A Shunt DC motor has decrease in torque when we increase the speed. The decreasing torque vs. speed is caused by the armature resistance, voltage drop and armature reaction. At a value of speed near 2.5 times the rated speed, armature reaction becomes very excessive. It causes a rapid decrease in field flux and a rapid decline in torque until it reaches a stable condition.
In addition with in the shunt motor, the field and the armature are connected in parallel connection across the dc supply.
Figure: Shunt Motor
Here, the difference between V and E divided by the resistance of the armature is called the armature current.
Mathematically, the torque is proportional to the product of the armature current and the flux.
Input Power, Pin = Vf If + Va Ia
Output Power, Pout = 2 Pi TN/60
Efficiency = Pout / Pin
= (2piNT/60) / (Vf If + Va Ia) x 100%
Figure : Series Motor
This kind of motor develops a large amount of turning force which is called torque. It happens from a stable position. Because of this characteristic, the series dc motor can be used to operate small electrical appliances, portable electrical tools. It has another characteristic that the speed varies widely between no-load and full-load, series motors canâ€™t be used where a relatively constant speed is required under conditions of varying load.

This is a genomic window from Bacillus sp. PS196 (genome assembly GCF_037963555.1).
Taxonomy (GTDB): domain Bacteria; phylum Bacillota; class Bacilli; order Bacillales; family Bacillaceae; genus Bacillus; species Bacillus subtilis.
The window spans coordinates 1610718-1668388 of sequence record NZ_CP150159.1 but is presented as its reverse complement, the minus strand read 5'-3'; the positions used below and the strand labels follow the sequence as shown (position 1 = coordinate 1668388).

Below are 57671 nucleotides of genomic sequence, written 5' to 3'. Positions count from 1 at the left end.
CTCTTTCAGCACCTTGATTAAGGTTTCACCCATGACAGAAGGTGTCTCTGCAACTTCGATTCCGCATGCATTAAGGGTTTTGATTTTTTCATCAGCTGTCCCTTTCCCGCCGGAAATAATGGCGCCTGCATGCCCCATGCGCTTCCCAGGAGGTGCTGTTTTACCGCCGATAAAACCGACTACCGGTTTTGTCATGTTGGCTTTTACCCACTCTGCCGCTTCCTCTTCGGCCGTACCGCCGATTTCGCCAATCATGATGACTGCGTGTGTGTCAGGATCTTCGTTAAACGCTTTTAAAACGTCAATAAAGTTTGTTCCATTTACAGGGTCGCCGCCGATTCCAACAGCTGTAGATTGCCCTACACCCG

One of the major disadvantage of a series motor is that the speed of a series motor with no load connected to it increases to the point where it can damage the motor. In this case, either the bearings are damaged or the windings fly out of the slots in the armature. There is a danger to both personnel and equipment. Before we turn it on, some load must always be connected to a series motor.
1. Shunt Motor Experiment :
At first, we have to set up a circuit as it is shown in the diagram below:
Figure : Shunt Motor connection
Motor System :